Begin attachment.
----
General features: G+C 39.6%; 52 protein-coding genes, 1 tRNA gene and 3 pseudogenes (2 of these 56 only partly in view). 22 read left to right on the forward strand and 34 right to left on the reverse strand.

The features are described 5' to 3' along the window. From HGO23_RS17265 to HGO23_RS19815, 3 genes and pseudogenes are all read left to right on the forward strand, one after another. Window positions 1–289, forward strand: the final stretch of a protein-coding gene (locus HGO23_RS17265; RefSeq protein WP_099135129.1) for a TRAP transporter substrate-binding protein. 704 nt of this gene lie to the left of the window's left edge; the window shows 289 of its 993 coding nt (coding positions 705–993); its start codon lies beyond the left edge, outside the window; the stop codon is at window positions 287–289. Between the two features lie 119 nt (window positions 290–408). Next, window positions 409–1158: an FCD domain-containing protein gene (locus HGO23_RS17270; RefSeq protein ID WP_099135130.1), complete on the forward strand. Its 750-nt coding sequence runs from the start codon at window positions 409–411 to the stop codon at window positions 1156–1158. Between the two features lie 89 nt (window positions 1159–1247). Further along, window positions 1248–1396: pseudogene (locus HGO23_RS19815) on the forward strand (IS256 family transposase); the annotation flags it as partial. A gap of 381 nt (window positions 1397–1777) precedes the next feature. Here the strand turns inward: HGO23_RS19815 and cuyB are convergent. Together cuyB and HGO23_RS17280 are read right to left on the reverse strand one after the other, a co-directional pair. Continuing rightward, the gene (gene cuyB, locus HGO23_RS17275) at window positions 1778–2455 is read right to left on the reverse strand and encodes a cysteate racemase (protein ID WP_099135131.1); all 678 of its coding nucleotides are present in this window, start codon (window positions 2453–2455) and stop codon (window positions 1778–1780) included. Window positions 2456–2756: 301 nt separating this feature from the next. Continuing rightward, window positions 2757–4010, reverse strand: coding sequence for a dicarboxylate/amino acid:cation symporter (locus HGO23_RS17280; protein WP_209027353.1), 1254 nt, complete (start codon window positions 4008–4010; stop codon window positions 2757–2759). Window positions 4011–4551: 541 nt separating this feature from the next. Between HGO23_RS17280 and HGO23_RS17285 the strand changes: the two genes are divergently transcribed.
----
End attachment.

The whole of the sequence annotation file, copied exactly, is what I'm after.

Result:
General features: G+C 39.6%; 52 protein-coding genes, 1 tRNA gene and 3 pseudogenes (2 of these 56 only partly in view). 22 read left to right on the forward strand and 34 right to left on the reverse strand.

The features are described 5' to 3' along the window. From HGO23_RS17265 to HGO23_RS19815, 3 genes and pseudogenes are all read left to right on the forward strand, one after another. Window positions 1–289, forward strand: the final stretch of a protein-coding gene (locus HGO23_RS17265; RefSeq protein WP_099135129.1) for a TRAP transporter substrate-binding protein. 704 nt of this gene lie to the left of the window's left edge; the window shows 289 of its 993 coding nt (coding positions 705–993); its start codon lies beyond the left edge, outside the window; the stop codon is at window positions 287–289. Between the two features lie 119 nt (window positions 290–408). Next, window positions 409–1158: an FCD domain-containing protein gene (locus HGO23_RS17270; RefSeq protein ID WP_099135130.1), complete on the forward strand. Its 750-nt coding sequence runs from the start codon at window positions 409–411 to the stop codon at window positions 1156–1158. Between the two features lie 89 nt (window positions 1159–1247). Further along, window positions 1248–1396: pseudogene (locus HGO23_RS19815) on the forward strand (IS256 family transposase); the annotation flags it as partial. A gap of 381 nt (window positions 1397–1777) precedes the next feature. Here the strand turns inward: HGO23_RS19815 and cuyB are convergent. Together cuyB and HGO23_RS17280 are read right to left on the reverse strand one after the other, a co-directional pair. Continuing rightward, the gene (gene cuyB, locus HGO23_RS17275) at window positions 1778–2455 is read right to left on the reverse strand and encodes a cysteate racemase (protein ID WP_099135131.1); all 678 of its coding nucleotides are present in this window, start codon (window positions 2453–2455) and stop codon (window positions 1778–1780) included. Window positions 2456–2756: 301 nt separating this feature from the next. Continuing rightward, window positions 2757–4010, reverse strand: coding sequence for a dicarboxylate/amino acid:cation symporter (locus HGO23_RS17280; protein WP_209027353.1), 1254 nt, complete (start codon window positions 4008–4010; stop codon window positions 2757–2759). Window positions 4011–4551: 541 nt separating this feature from the next. Between HGO23_RS17280 and HGO23_RS17285 the strand changes: the two genes are divergently transcribed.